During the past couple of years I have been experimenting with VR quite a lot. Through creating fantasy-driven VR experiences, narrative ones and documentary, the feeling of ‘Mimicking life’ has always struck me to be an impossible goal when designing these experiences. The paradigm shift that AR suggests, is that at the core of the experience, you are the focus (iPod, iPhone, iLife). As content is ‘interacting’ with your environment in a place of your choosing, we become numb to our ‘spidey-sense’ of detecting the fiction from the non-fiction and buy fully into more hybrid experiences. A good analogy is that ‘realistic’ VR experiences feel like Mocumentary films while with AR it feels more like Documentary (to me!).
Twitter in Augmented Reality
First off, in order to contextualize the real world to the digital world we need a bridge that allows us to understand some (very little but still) of the taught process that we go through between seeing things and thinking about ideas (yes, this ties perfectly into Peirce’s theory of signs and semiotics in general). To do that, we started by looking into another one of Apple’s new and upcoming innovations CoreML. At it’s essence CoreML is an optimized engine for running machine learning (pretrained) models on iDevices. Apple also released quite a few pre-trained models themselves and so given our desire to classify objects from the real world we decided to use the Inception v3 model, which is trained to detect objects from images and classify them into a 1000 categories.
*We also found this example to be super useful when starting an ARKit/CoreML project
The art of association
Even though the machine learning model worked better then both of us have anticipated, it is nothing like our brain operates (sometimes I really am happy I took media studies in film school). Continuing on that, since our brain is such a phenomenal ‘associative computing engine’ we are able to bridge the gap with our own context of the scenario even when the machine learning classification is wrong. Which renders the question of what is wrong?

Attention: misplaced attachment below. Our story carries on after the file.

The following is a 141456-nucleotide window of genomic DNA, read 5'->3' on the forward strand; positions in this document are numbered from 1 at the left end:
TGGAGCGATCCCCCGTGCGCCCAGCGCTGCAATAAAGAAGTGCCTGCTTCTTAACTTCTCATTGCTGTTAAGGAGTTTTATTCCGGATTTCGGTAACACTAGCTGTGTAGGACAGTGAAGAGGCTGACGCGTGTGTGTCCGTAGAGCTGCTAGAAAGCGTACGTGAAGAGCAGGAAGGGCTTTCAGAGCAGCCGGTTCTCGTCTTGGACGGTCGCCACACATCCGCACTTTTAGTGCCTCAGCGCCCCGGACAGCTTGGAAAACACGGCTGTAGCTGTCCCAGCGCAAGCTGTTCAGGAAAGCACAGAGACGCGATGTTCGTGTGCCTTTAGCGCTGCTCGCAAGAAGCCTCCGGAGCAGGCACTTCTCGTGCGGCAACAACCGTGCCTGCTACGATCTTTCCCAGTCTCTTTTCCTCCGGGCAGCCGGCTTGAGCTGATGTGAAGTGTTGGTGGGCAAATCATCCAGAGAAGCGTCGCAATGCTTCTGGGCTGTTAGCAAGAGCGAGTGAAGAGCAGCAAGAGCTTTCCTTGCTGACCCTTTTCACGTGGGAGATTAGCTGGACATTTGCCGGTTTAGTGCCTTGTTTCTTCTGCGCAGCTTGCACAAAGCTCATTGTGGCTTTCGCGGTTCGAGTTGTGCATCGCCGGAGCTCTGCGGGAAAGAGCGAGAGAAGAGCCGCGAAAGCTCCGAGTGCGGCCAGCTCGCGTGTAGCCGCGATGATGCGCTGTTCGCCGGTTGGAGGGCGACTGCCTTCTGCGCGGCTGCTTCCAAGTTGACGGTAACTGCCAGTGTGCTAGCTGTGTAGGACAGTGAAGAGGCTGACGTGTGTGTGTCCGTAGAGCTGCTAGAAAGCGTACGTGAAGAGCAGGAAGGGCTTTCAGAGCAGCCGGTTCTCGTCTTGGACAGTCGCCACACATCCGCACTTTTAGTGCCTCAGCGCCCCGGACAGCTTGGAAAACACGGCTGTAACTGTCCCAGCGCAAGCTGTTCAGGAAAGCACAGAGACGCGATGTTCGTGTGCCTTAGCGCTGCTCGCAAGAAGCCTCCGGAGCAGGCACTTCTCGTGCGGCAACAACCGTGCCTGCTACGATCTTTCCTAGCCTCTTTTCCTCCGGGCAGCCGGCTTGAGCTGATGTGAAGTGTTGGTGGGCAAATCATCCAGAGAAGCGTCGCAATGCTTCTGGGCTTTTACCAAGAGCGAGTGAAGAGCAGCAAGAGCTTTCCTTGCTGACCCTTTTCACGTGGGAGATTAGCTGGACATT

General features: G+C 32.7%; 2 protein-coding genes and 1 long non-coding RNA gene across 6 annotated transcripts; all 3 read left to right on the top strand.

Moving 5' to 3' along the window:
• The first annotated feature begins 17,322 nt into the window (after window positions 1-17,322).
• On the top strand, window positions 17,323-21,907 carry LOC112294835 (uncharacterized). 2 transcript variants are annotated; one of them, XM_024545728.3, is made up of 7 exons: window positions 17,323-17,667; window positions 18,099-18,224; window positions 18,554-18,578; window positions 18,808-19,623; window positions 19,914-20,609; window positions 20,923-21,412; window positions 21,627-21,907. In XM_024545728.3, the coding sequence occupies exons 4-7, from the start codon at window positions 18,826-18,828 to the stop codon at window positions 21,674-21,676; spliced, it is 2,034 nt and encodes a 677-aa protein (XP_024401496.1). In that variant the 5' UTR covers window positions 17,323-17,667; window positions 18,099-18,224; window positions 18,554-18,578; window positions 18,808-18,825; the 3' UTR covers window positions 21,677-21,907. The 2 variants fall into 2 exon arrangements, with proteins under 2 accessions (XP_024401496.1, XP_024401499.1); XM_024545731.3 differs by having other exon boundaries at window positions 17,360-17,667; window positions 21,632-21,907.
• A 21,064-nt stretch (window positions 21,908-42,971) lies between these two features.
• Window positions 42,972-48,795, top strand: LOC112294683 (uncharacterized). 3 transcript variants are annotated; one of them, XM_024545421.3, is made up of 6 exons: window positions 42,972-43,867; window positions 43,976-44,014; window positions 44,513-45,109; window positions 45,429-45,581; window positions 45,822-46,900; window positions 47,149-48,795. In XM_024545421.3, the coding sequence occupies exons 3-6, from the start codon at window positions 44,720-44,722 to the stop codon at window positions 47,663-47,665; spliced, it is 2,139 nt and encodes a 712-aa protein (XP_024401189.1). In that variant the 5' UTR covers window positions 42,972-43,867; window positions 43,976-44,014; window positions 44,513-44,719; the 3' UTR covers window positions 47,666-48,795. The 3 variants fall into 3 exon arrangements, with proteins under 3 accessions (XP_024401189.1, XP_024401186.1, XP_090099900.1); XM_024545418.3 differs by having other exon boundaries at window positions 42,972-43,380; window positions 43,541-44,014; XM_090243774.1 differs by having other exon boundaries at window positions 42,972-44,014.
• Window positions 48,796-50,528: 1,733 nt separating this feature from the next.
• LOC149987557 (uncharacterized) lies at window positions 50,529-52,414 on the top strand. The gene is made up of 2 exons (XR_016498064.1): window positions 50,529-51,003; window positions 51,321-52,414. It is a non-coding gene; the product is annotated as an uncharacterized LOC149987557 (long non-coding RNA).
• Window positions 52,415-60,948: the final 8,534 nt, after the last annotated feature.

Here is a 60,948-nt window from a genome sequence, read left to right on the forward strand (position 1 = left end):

From index to tweet
Once we got the machine learning apparatus running it was time to get some data based on it. We hooked up to the Twitter API using a swift library and started parsing tweets. Adding some filters on the parsing process we were able to get to a decent point where the tweets are closely related to the classification category.
Once we had all the rather technical parts in place we started sketching a design that would work in delivering the message of this experiment.
We wanted it to feel natural, but also disruptive.
We added profile pictures of the tweets presented inside a sphere, roughly located next to the tweet, and used Twitter’s color palette to color the text and the user-name.
Where does the magic happen?
Personally I found small moments of magic when it almost felt like machine learning and augmented reality extended my perceptual senses and brought emotional impacts of objects on to the conscious surface, wow that was not very descriptive right? Perhaps an example would help, when looking at a fence in the subway station, the classification algorithm predicted I am looking at a prison. Since we disabled the user being able to see what the machine learning model classifies, it pulled the following tweet:
“You are the prisoner, the prison and the prison keeper. Only you hold the key to your freedom” – Ricky Mathieson
Another example of this magic occurred when looking at the coffee machine (a thing I spend quite a lot of time doing every day)
“Still life with coffee pot” – Man Ray (1962)
Which refers to Man Ray’s following painting:
Enough with the talking
To illustrate how this works out we made a video of using this experiment throughout one morning